Cassandra Deck-BrownSylvia Mathews BurwellJere MoreheadCassandra Deck-Brown (top left), interim chief and internal candidate who has been with the Raleigh, North Carolina, Police Department since 1987 and had worked her way up to deputy chief, has been chosen to become the city's next police chief. Sylvia Mathews Burwell (top center), president of the Walmart Foundation and a veteran of the Clinton White House budget and Treasury operations, is expected to be tapped by President Barack Obama as the next director of the Office of Management and Budget. Jere W. Morehead (top right), senior vice president for academic affairs and provost at the University of Georgia, has been named the sole finalist to succeed Michael F. Adams as the institution's president. The Georgetown, Texas, Fire Department has selected John Sullivan, former assistant fire chief of the Golder Ranch Fire District near Tucson, Arizona, as its new chief. Logan (West Virginia) County's Board of Education has selected Phyllis Doty, director for curriculum, as its new superintendent to replace Wilma Zigmond, who is retiring. Jeff Palen, formerly Columbia, South Carolina, treasurer, has been selected as the Horatio Porter Helen Dragas Reid Christenberry new chief financial officer of the city. Horatio Porter (middle right), who has served as budget officer for the City of Fort Worth since 2009, has been named the city's chief financial officer and will oversee both the Budget Office and the Financial Management Services department. Helen E. Dragas (middle center) has been reappointed for a second four-year term as leader of the University of Virginia's Board of Visitors. Tennessee Tech University recently announced J. Reid Christenberry (middle left), former CIO at Georgia Perimeter College, as its new chief information officer to direct strategic planning in Information Technology Services for the university. Craig County Schools in Virginia has chosen Kelly B. Whitmore, former Director of Student Services at the Fluvanna County Schools, as the new leader of the schools. Kirk Bednar, who has served as assistant city manager for the city of Brentwood, Tennessee, since 2000, will take over as city manager in Streator, replacing retiring city manager Mike Walker. Springfield, Massachusetts, Superintendent Daniel J. Warwick has promoted Patrick A. Roach to the interim chief financial officer position, replacing Timothy J. Plante, and named Anthony W. Soto as acting budget director. Martha Pollack Thomas Bonfield Domenico Grasso Martha Pollack (bottom left), vice provost for academic and budgetary affairs and former dean of the University of Michigan's school of information, has been appointed provost of the university, replacing Provost Philip Hanlon, who will become president of Dartmouth College. Thomas Bonfield (bottom center), city manager in Pensacola, Florida, and former city manager of Temple Terrace, Florida, is the new city manager of the city of Durham, North Carolina. Domenico Grasso (bottom right), vice president for research and dean of the Graduate College of the University of Vermont, will become the next provost of the University of Delaware, effective Aug. 15. Robert Jonsen, a 26-year veteran of the Los Angeles County Sheriff's Department, has been named the new police chief of Menlo Park, succeeding Lee Violett, who has been serving as interim chief. Dave Osberg, city administrator for Hastings, Minnesota, has been chosen the next administrator in Eagan, replacing retiring administrator Tom Hedges. Scott French will be named Director of Fire Services for the City of Manhattan, Kansas, effective March 1, replacing Jerry Snyder, who is retiring at the end of this month.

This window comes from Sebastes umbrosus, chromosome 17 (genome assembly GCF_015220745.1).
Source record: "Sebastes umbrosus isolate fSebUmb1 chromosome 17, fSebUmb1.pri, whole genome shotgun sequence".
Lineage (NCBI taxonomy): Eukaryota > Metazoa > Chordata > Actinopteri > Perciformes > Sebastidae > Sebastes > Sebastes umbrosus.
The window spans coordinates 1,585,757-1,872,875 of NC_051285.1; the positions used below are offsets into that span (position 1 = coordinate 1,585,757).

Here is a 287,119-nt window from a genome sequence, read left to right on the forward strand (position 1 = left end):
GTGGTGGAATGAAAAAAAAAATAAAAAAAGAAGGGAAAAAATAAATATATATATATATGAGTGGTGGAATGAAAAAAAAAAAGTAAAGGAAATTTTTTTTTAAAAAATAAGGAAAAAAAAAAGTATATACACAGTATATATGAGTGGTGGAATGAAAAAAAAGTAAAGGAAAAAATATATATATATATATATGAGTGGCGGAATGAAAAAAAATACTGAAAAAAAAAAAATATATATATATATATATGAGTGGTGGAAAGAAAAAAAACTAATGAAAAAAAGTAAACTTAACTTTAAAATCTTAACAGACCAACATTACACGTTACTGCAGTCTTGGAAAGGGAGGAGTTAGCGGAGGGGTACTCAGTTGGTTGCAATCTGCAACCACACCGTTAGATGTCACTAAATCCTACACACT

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AGC 94th Annual Convention set in California in March

The Associated General Contractors of America will hold its 94th Annual Convention March 6-9 at the JW Marriott Desert Springs Resort in Palm Springs, California. Dr. Peter Diamandis, chair and CEO of the X PRIZE Foundation, which leads the world in designing and launching large incentive prizes to drive radical breakthroughs for the benefit of humanity, will be the keynote speaker for the opening general session. Other speakers include Michael Hayden, Former Director of the Central Intelligence Agency; Andy Stefanovich, chief curator and provocateur at Prophet; and Matt McFadyen, adventurer and world-class storyteller who addresses adventure, leadership, team work, motivation and inspiration. The convention schedule is available for viewing and registration is now open. The convention program will focus on innovative ways to grow a business, with an emphasis on doing more with less. More information on the conference, including numerous sessions and activities is available.


TxDOT to host 2013 Small Business Briefings across Texas

The Texas Department of Transportation's (TxDOT) Office of Civil Rights-Supportive Services Section will conduct briefing conferences around the state for small, minority- and women-owned businesses providing contract opportunities and information on how to do business with TxDOT and the state. Arlington is the location of the second of four briefings events being offered in fiscal year 2013. The day-long briefings include general industry sessions and specific information on how to do business in the construction, goods and services, information technology and professional engineering service industries. Breakout sessions will cover small and minority-owned business certifications, resources for business development, marketing for state contracts and information on TxDOT toll projects. Each briefing also includes a contracting opportunity fair, industry sessions and a multitude of networking opportunities. Please join us! Briefings include Wednesday, March 20, in Arlington; Tuesday, April 23, in Lubbock and Tuesday, June 11, in East Texas (location to be determined). To register, click here. For more information call 1-866-480-2518, Option 1. For questions regarding the Office of Civil Rights-DBE/HUB/SBE and Supportive Services programs, click here or call 512-486-5510.


P3C, public-private partnership conference, scheduled for Dallas 

P3C, the Public-Private Partnership Conference, is scheduled for Feb. 21 and 22, at the Sheraton Downtown Dallas Hotel in Dallas. The event brings together real estate community development professionals and municipal leaders to highlight the latest development trends and opportunities involving public-private partnerships across the United States. The conference is a high-profile setting for municipalities to announce, unveil and discuss upcoming development projects. More than 30 cities and public agencies from across the country will take the stage next year at P3C to showcase their capital projects to a nationwide audience of developers, builders, architects and investors. P3C attendees participate in multiple networking elements within the conference, which provides presenters broad industry exposure to their projects. The agenda is designed to touch upon the most relevant and pressing issues vital to today's successful public-private partnership ventures. The event will bring together more than 65 thought-provoking and engaging speakers to exchange valuable insights with the country's leading development organizations. For more information and to register, visit